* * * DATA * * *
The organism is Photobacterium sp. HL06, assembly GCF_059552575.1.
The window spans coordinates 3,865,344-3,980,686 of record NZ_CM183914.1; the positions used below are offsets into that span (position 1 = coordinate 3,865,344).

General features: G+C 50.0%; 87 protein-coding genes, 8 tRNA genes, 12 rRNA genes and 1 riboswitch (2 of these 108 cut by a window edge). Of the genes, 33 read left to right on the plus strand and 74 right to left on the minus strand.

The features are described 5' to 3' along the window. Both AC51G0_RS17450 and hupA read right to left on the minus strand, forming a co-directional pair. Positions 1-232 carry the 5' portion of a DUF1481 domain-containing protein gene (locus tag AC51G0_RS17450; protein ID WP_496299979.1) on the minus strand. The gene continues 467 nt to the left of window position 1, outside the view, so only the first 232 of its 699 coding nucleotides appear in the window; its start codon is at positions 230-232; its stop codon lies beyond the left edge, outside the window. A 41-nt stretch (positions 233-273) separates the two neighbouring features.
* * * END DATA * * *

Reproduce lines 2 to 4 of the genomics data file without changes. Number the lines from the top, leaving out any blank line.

The window spans coordinates 3,865,344-3,980,686 of record NZ_CM183914.1; the positions used below are offsets into that span (position 1 = coordinate 3,865,344).

General features: G+C 50.0%; 87 protein-coding genes, 8 tRNA genes, 12 rRNA genes and 1 riboswitch (2 of these 108 cut by a window edge). Of the genes, 33 read left to right on the plus strand and 74 right to left on the minus strand.

The features are described 5' to 3' along the window. Both AC51G0_RS17450 and hupA read right to left on the minus strand, forming a co-directional pair. Positions 1-232 carry the 5' portion of a DUF1481 domain-containing protein gene (locus tag AC51G0_RS17450; protein ID WP_496299979.1) on the minus strand. The gene continues 467 nt to the left of window position 1, outside the view, so only the first 232 of its 699 coding nucleotides appear in the window; its start codon is at positions 230-232; its stop codon lies beyond the left edge, outside the window. A 41-nt stretch (positions 233-273) separates the two neighbouring features.